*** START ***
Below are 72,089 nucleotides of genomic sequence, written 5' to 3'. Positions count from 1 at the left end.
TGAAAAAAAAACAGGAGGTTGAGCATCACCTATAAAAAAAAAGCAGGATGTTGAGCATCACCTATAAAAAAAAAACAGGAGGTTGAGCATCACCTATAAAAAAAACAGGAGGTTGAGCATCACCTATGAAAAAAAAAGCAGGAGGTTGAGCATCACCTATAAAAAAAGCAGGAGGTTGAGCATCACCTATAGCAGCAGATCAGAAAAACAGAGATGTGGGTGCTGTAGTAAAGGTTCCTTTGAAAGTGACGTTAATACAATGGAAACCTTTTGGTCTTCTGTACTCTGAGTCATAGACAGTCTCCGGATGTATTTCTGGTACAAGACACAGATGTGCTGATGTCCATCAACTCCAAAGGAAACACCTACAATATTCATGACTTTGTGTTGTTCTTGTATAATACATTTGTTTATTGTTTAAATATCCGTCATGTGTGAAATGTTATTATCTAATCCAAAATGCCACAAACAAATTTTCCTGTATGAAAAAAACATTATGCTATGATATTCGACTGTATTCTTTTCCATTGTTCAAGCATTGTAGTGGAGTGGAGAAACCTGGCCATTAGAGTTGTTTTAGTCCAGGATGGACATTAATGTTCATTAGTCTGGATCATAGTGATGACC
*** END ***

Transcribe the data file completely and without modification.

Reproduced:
Below are 72,089 nucleotides of genomic sequence, written 5' to 3'. Positions count from 1 at the left end.
TGAAAAAAAAACAGGAGGTTGAGCATCACCTATAAAAAAAAAGCAGGATGTTGAGCATCACCTATAAAAAAAAAACAGGAGGTTGAGCATCACCTATAAAAAAAACAGGAGGTTGAGCATCACCTATGAAAAAAAAAGCAGGAGGTTGAGCATCACCTATAAAAAAAGCAGGAGGTTGAGCATCACCTATAGCAGCAGATCAGAAAAACAGAGATGTGGGTGCTGTAGTAAAGGTTCCTTTGAAAGTGACGTTAATACAATGGAAACCTTTTGGTCTTCTGTACTCTGAGTCATAGACAGTCTCCGGATGTATTTCTGGTACAAGACACAGATGTGCTGATGTCCATCAACTCCAAAGGAAACACCTACAATATTCATGACTTTGTGTTGTTCTTGTATAATACATTTGTTTATTGTTTAAATATCCGTCATGTGTGAAATGTTATTATCTAATCCAAAATGCCACAAACAAATTTTCCTGTATGAAAAAAACATTATGCTATGATATTCGACTGTATTCTTTTCCATTGTTCAAGCATTGTAGTGGAGTGGAGAAACCTGGCCATTAGAGTTGTTTTAGTCCAGGATGGACATTAATGTTCATTAGTCTGGATCATAGTGATGACC